Iao TWU, Rong SS, Ling AN, Brelén ME, Young AL, Chong KKL. Electrophysiological Studies in Thyroid Associated Orbitopathy: A Systematic Review. Sci Rep 2017;7(1):12108.Abstract
Dysthyroid optic neuropathy (DON) is the commonest cause of blindness in thyroid associated orbitopathy (TAO). While diagnosis remains clinical, objective tests for eyes with early or equivocal findings are lacking. Various electrophysiological studies (EPS) have been reported, yet the types and parameters useful for DON remain inconclusive. We performed a systematic literature search in MEDLINE, EMBASE and the Cochrane databases via the OVID platform up to August 20, 2017. 437 records were identified for screening and 16 original studies (1327 eyes, 787 patients) were eligible for review. Pattern visual evoked potential (pVEP) was the most frequently studied EPS. Eyes of TAO patients with DON showed delayed P100 latencies, decreased P100 amplitudes or delayed N75 latencies during pVEP, compared to those without or healthy controls. Due to study heterogeneity, no quantitative analysis was possible. This review highlights the most common type (pVEP) and useful parameters (P100 latency and amplitude) of EPS, and supports further research on them using standardized testing conditions.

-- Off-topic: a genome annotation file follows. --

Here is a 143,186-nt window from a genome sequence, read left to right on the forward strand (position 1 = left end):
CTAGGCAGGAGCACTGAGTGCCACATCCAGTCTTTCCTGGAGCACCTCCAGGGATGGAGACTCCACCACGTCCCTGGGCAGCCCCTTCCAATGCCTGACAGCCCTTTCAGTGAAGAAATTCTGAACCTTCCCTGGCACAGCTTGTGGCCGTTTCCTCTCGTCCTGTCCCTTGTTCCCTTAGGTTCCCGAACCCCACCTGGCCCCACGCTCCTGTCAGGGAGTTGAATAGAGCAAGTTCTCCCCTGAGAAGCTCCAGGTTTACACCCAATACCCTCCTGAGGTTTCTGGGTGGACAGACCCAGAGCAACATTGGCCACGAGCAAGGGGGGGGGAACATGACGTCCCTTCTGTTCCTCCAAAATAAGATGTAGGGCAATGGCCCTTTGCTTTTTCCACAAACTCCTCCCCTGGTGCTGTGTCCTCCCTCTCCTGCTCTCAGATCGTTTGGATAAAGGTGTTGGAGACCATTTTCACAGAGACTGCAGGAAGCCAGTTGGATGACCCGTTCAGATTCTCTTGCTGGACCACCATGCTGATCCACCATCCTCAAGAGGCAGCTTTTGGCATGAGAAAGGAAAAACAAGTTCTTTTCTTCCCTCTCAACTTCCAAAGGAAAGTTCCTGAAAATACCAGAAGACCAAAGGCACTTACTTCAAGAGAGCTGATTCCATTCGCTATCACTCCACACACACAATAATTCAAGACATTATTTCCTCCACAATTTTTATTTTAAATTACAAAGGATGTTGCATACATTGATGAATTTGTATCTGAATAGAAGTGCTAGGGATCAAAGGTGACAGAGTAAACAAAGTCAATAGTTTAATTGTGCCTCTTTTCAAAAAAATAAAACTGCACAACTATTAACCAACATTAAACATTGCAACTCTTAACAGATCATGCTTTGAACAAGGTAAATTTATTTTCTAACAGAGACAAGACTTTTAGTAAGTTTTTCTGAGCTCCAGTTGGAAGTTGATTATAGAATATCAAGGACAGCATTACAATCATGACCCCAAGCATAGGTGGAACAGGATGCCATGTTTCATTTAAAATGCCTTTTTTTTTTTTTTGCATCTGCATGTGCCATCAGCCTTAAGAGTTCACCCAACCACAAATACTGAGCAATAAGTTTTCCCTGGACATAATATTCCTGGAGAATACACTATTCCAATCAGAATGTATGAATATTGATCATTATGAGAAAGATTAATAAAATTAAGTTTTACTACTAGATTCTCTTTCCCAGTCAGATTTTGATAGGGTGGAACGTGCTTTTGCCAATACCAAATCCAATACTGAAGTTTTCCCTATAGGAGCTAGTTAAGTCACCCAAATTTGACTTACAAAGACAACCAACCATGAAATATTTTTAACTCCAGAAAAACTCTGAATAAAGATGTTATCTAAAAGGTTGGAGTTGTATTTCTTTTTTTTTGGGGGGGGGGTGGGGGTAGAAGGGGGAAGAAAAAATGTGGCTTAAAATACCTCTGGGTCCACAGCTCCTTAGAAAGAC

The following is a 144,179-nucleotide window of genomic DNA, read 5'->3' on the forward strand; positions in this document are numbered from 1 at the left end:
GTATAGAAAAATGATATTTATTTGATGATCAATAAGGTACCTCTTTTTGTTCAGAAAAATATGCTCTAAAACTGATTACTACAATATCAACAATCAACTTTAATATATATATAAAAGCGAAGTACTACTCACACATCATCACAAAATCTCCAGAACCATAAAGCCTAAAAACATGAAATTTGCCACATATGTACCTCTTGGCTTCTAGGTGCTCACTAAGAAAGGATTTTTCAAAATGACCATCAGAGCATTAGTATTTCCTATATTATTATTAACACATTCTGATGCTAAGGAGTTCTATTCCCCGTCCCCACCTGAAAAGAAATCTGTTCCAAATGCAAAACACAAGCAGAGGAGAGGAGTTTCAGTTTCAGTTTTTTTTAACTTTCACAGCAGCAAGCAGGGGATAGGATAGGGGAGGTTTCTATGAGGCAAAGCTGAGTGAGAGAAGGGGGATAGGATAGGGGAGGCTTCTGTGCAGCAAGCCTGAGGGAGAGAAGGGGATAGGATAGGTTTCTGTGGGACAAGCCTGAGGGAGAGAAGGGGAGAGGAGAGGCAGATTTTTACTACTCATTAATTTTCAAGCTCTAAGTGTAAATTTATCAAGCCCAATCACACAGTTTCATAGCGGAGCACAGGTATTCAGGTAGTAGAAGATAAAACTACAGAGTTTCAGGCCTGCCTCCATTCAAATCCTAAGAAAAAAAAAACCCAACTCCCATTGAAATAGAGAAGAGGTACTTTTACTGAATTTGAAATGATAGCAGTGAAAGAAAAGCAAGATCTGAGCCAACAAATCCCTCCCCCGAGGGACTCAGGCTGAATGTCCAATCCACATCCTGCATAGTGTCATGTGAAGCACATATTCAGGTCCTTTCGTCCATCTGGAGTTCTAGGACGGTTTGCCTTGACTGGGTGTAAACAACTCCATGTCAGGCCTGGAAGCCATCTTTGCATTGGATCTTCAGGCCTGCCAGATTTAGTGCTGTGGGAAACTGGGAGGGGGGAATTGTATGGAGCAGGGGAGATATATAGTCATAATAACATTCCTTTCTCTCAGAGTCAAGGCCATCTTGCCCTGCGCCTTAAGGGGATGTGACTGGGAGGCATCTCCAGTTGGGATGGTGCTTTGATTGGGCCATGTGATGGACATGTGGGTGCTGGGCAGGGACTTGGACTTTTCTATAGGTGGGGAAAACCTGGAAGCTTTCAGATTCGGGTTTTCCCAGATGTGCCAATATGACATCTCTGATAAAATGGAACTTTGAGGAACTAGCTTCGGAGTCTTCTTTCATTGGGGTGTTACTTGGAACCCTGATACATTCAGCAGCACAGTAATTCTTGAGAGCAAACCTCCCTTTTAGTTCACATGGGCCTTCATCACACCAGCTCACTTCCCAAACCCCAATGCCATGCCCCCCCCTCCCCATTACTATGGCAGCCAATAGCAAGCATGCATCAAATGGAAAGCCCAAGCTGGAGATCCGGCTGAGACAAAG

Charles NC, Jakobiec FA, Zakka FR, Haberman ID, Katikireddy KR, Jurkunas UV. Limbal Cysts: A Subset Exhibiting Cornea-Specific Cytokeratins. Ophthal Plast Reconstr Surg 2017;Abstract
Two cases of limbal cysts lined by nonkeratinizing epithelium were studied with a panel of cytokeratins. One was a long-standing lesion in a 30-year-old man, whereas the other was excised from a 40-year-old man following pterygium surgery. Each cyst was immunostained with a panel of cytokeratins that were specific exclusively and separately for corneal and conjunctival epithelia. The epithelial lining of each cyst was CK12 positive for corneal epithelium and CK13 negative for conjunctival epithelium. It is hypothesized that a subset of corneoscleral cysts contain corneal epithelium, probably derived from a type of limbal stem cell differentiation.
Wang Y, Jakobiec FA, Zakka FR, Lee NG. A Lacrimal Gland Choristoma of the Lacrimal Sac. Ophthal Plast Reconstr Surg 2017;Abstract